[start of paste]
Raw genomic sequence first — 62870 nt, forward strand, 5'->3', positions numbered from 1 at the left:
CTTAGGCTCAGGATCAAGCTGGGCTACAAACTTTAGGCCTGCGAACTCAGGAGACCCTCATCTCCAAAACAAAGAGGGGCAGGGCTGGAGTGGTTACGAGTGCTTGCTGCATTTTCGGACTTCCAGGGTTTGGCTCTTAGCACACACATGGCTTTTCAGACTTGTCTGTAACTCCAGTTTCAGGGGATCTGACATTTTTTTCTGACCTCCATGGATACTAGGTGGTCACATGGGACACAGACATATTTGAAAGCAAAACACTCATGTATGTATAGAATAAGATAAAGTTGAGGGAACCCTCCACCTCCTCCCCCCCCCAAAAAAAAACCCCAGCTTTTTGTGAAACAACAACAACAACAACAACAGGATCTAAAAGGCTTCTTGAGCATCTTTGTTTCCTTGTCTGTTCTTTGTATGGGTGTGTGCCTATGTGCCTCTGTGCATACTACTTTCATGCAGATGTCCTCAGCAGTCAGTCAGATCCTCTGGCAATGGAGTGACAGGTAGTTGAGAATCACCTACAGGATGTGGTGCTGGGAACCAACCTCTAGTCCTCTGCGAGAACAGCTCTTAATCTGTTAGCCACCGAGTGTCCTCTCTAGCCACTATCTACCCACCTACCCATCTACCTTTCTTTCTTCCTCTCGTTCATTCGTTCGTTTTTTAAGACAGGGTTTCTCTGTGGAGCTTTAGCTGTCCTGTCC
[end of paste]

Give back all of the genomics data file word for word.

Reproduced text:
Raw genomic sequence first — 62870 nt, forward strand, 5'->3', positions numbered from 1 at the left:
CTTAGGCTCAGGATCAAGCTGGGCTACAAACTTTAGGCCTGCGAACTCAGGAGACCCTCATCTCCAAAACAAAGAGGGGCAGGGCTGGAGTGGTTACGAGTGCTTGCTGCATTTTCGGACTTCCAGGGTTTGGCTCTTAGCACACACATGGCTTTTCAGACTTGTCTGTAACTCCAGTTTCAGGGGATCTGACATTTTTTTCTGACCTCCATGGATACTAGGTGGTCACATGGGACACAGACATATTTGAAAGCAAAACACTCATGTATGTATAGAATAAGATAAAGTTGAGGGAACCCTCCACCTCCTCCCCCCCCCAAAAAAAAACCCCAGCTTTTTGTGAAACAACAACAACAACAACAACAGGATCTAAAAGGCTTCTTGAGCATCTTTGTTTCCTTGTCTGTTCTTTGTATGGGTGTGTGCCTATGTGCCTCTGTGCATACTACTTTCATGCAGATGTCCTCAGCAGTCAGTCAGATCCTCTGGCAATGGAGTGACAGGTAGTTGAGAATCACCTACAGGATGTGGTGCTGGGAACCAACCTCTAGTCCTCTGCGAGAACAGCTCTTAATCTGTTAGCCACCGAGTGTCCTCTCTAGCCACTATCTACCCACCTACCCATCTACCTTTCTTTCTTCCTCTCGTTCATTCGTTCGTTTTTTAAGACAGGGTTTCTCTGTGGAGCTTTAGCTGTCCTGTCC